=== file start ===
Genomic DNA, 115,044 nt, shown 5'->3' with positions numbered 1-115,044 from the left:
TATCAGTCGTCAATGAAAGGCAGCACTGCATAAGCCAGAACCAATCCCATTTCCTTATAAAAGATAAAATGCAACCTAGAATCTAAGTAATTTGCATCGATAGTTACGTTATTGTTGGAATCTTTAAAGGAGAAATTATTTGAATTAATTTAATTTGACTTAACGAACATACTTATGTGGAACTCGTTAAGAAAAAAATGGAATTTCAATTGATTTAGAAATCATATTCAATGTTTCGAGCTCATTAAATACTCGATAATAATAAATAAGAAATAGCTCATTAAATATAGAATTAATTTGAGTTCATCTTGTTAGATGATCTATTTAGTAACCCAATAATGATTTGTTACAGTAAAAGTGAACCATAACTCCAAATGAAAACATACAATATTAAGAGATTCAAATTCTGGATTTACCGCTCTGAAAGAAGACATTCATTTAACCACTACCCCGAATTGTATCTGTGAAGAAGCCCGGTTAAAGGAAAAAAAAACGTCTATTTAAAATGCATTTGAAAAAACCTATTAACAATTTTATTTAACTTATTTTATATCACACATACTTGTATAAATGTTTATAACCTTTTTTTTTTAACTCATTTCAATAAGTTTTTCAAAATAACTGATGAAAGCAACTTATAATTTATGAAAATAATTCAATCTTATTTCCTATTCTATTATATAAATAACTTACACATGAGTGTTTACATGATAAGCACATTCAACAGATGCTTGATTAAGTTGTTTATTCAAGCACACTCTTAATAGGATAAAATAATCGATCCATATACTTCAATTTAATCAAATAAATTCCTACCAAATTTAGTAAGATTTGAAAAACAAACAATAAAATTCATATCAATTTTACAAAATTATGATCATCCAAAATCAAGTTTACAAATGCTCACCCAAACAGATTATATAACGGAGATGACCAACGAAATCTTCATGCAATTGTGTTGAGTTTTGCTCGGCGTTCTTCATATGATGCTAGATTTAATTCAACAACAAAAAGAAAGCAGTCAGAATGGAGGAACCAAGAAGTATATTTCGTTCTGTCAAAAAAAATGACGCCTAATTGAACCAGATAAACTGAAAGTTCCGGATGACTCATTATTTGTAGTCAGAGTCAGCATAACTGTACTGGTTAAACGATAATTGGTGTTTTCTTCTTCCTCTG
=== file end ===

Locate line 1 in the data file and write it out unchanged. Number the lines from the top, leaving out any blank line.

Genomic DNA, 115,044 nt, shown 5'->3' with positions numbered 1-115,044 from the left: